Three generations of Fellenz women gather for Christmas tradition
Since she was a little girl, Jane Fellenz remembers going to grandfather‚Äôs farm in Upper Michigan and gathering evergreens, pine cones, grapevines and berries with her mother and sisters. She then helped her mother hand-tie and decorate wreaths to give to friends, family and neighbors.
‚ÄúThat was her gift to many people,‚ÄĚ Fellenz said.
Fellenz carries on the tradition at her Town of Port Washington farm, where¬† a former horse barn is turned into a wreath factory at this time of the year.
Beginning in mid-November, Fellenz, her husband Richard, their daughters Becky and Rachel Skell and granddaughters Lauren and Madison Skell cut boughs from the hundreds of white and Jack pine and blue and white spruce trees they planted.
They only cut as much as they can use that week.
‚ÄúIt‚Äôs just like cooking ‚ÄĒ the fresher the ingredients, the better the product,‚ÄĚ Fellenz said. ‚ÄúI also use the cooking rule, ‚ÄėWhat grows together goes together.‚Äô‚ÄĚ
By Thanksgiving, Fellenz‚Äôs daughter Sarah of Orlando, Fla., her niece Ann Aranda of Lima, Peru, and sister Evelyn Fellenz-Clark of Orlando, Wis.,
join in the family fun.
Matriarch Betty Hubbard participated until she died four years ago.
‚ÄúNow, we try to make the first one for her and take it to the cemetery,‚ÄĚ Fellenz said. ‚ÄúThis year we put a glitzy green and bronze ribbon on it. As I drove away, I noticed the traditional red bows showed up more, but mother always liked having something different, the latest trend. I think she would approve.‚ÄĚ
The wreaths and other holiday items were made as gifts until Becky bought Christmas in Port in 2000. She sold custom wreaths at the shop until it closed in 2005.
By then, the Fellenz women were decorating area businesses and houses for the holidays. They now sell wreaths and take orders at farmers‚Äô markets and craft shows. They decorated the pots in downtown Port Washington and the exterior of Harris Bank offices in Port and Saukville.
‚ÄúWe finished all our orders, and now it‚Äôs fun stuff just for us,‚ÄĚ Fellenz said Saturday as she helped Lauren pick boughs for a wreath for her teacher.
It‚Äôs more therapy than a business, said the women, who all have demanding full-time jobs.
‚ÄúWe get to be together and learn what everybody is doing,‚ÄĚ Fellenz said.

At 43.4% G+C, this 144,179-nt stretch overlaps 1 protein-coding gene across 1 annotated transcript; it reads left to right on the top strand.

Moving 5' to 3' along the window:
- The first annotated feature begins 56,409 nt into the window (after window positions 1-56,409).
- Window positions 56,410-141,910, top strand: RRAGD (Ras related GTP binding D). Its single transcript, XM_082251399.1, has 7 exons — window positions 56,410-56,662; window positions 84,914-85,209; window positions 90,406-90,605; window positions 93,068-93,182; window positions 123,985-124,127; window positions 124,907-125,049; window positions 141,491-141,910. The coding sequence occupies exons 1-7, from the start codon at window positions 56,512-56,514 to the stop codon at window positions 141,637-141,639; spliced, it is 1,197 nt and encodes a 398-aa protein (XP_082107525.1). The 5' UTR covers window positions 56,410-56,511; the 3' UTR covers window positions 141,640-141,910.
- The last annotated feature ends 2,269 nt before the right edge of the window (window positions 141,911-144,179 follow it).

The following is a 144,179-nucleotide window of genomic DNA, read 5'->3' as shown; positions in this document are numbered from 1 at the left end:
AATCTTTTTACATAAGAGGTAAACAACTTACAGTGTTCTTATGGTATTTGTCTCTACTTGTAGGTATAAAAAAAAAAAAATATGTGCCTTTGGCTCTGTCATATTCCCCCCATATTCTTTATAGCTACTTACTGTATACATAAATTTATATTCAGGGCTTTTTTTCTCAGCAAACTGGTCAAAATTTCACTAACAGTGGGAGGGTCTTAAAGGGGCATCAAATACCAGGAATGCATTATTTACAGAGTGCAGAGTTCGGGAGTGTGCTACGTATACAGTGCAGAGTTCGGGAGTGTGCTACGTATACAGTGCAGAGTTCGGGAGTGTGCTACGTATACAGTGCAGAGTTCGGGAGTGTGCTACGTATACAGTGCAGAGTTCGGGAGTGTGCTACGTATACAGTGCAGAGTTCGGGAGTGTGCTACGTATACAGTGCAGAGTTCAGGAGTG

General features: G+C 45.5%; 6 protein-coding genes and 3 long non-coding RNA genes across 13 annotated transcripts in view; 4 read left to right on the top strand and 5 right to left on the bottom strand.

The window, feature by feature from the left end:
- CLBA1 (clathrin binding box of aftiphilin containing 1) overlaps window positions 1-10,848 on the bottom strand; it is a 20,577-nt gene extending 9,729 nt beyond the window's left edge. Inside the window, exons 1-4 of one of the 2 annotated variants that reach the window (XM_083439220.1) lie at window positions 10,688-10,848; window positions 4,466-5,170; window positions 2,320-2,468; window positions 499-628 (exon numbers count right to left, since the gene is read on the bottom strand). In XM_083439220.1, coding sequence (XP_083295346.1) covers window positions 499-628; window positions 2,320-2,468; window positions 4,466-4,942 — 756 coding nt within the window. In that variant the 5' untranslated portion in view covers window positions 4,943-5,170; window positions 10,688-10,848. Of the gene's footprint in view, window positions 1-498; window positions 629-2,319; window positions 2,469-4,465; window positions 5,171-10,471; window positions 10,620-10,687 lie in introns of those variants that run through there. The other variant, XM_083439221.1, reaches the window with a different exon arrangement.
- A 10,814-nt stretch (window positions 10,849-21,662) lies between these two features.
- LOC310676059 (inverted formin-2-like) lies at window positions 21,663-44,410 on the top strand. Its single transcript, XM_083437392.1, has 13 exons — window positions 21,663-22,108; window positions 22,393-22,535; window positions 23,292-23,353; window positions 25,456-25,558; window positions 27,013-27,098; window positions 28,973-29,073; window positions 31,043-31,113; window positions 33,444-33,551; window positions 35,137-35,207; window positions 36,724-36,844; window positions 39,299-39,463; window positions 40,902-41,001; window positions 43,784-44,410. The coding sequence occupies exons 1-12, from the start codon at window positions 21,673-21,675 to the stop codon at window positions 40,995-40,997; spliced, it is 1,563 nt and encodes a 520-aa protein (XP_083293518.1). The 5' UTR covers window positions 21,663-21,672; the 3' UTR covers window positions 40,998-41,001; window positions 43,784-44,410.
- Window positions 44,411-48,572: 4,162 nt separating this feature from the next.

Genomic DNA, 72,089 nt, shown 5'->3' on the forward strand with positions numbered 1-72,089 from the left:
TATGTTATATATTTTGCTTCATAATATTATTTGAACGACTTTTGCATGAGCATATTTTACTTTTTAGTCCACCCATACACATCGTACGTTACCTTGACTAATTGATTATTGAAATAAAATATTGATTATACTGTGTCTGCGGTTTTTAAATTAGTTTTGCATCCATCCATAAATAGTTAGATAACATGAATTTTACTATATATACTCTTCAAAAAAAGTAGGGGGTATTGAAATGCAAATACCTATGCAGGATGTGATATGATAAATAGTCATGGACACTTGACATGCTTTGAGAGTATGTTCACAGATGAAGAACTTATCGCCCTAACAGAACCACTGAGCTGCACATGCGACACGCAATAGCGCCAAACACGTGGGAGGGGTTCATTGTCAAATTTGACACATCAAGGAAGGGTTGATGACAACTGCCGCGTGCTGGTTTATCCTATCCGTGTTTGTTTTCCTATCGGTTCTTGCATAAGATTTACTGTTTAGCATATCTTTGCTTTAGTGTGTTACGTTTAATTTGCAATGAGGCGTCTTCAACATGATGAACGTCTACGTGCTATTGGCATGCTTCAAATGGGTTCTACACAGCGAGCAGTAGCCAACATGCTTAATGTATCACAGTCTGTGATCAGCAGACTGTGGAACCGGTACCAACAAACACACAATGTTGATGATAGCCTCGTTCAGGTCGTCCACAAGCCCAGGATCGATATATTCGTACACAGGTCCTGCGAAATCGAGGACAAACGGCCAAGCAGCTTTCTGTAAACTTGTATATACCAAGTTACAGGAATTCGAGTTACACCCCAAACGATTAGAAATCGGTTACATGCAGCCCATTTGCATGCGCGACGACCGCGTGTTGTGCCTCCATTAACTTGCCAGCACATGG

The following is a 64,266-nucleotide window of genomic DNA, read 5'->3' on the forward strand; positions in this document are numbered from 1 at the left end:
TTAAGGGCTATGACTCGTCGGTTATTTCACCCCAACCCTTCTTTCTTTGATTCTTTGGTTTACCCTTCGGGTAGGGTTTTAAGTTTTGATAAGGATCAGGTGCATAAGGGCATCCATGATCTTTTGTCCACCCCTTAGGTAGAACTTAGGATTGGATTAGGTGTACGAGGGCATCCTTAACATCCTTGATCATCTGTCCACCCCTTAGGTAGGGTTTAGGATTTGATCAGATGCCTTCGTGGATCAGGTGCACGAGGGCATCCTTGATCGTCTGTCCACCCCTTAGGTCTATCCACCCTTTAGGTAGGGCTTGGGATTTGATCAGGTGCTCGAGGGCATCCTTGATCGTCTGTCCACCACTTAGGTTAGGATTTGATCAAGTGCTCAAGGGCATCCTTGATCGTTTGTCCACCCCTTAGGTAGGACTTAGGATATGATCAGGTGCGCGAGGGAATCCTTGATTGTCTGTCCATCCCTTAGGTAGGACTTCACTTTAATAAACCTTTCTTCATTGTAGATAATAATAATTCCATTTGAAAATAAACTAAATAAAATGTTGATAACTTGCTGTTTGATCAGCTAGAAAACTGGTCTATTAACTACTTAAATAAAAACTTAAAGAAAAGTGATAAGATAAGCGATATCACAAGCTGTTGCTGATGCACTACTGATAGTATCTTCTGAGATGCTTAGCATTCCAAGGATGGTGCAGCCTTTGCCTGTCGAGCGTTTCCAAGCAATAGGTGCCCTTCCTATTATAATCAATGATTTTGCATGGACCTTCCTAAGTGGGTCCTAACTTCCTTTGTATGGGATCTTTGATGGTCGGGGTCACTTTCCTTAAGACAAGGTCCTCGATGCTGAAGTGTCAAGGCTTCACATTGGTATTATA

‚ÄúI don‚Äôt know that it would be as much if we did it full time. This way, we can do what we want and have fun with it.‚ÄĚ
‚ÄúIt‚Äôs a sisterhood thing,‚ÄĚ said Rachel, a special education teacher who lives in Hartford and also teaches at the University of Wisconsin-West Bend Campus and Lakeland College in Milwaukee.
Fellenz is a nurse supervisor who handles insurance appeals. Becky recently earned a nursing degree and works at Aurora Medical Center in Grafton. She also helps out when needed at a nursing home.
‚ÄúWhen I closed the Christmas shop, I had to figure out what I wanted to be,‚ÄĚ Becky said.
‚ÄúMy mother and sister are nurses, and I thought I would never be a nurse, but when I looked at what I liked about the shop ‚ÄĒ being in the community and helping people¬† ‚ÄĒ I decided it might be a good fit.‚ÄĚ
She sees many of her old customers at the hospital.
Unlike previous years when it‚Äôs been cold, this has been a pleasant year to cut boughs. The boughs are loaded onto a wagon that Rick pulls with a tractor, and they jump on for a ride to the barn.
The boughs are carefully chosen to help shape the tree. Branches are cut in the center of a fork.
‚ÄúThat way, the branch will continue to grow nicely,‚ÄĚ Becky said. ‚ÄúWe don‚Äôt want to destroy any trees. We want to keep them for wildlife.
‚ÄúI used to be able to walk anywhere in here and know where I was, but the trees have grown so tall, I can get lost now if I‚Äôm not paying attention.‚ÄĚ
She and her parents also have a large organic vegetable, herb and fruit garden. This year, they had 30 pepper plants, most of them hot and spicy, that they use for cooking and decorating.
They cut herbs and flowers at their peak and dry them in the barn to use in wreaths and arrangements.
Becky, who has a condominium in Port Washington, likes to decorate in the latest trend. This year, she has a contemporary silver theme. Her wreath is square with a silver bow and accents.
‚ÄúThe square wreaths were new this year. Everybody commented on them, but not many bought them,‚ÄĚ she said.
The women were challenged this year to create eco-friendly wreaths that can be entirely composted. They use metal forms with wires that are clamped over clumps of boughs.
‚ÄúWe‚Äôre thinking of using grapevines and raffia next year, but we have to think it through more,‚ÄĚ Fellenz said.¬†¬†¬†
Another holiday tradition is cutting a Christmas tree from their property on Christmas Eve.
‚ÄúWe make and decorate Christmas cookies, then the children pick out the tree,‚ÄĚ Fellenz said.
The tree is cut and hauled back by the men.
‚ÄúWe look for one that has to be removed to allow the trees around it to grow straight,‚ÄĚ Becky said. ‚ÄúIt‚Äôs never a perfect tree. It‚Äôs always a Charlie Brown tree.‚ÄĚ
‚ÄúWe bring it in and it smells so fresh and wonderful,‚ÄĚ Fellenz said. ‚ÄúSometimes, we just put lights on it.
‚ÄúHopefully, my girls will carry on these traditions and grow their own trees.‚ÄĚ
Lauren responded, ‚ÄúI want to live here forever.‚ÄĚ
‚ÄúSo do I,‚ÄĚ said Becky, who‚Äôs already picked out a spot for a house she wants to build on the property.
GATHERING BOUGHS last weekend were (front) Madison Skell, (second row) Lauren Skell, Becky Fellenz, (back row) Sarah Fellenz holding daughter Evelyn Fellenz-Clark, Ann Aranda, Jane Fellenz and Rachel Skell.¬† Photo by Sam Arendt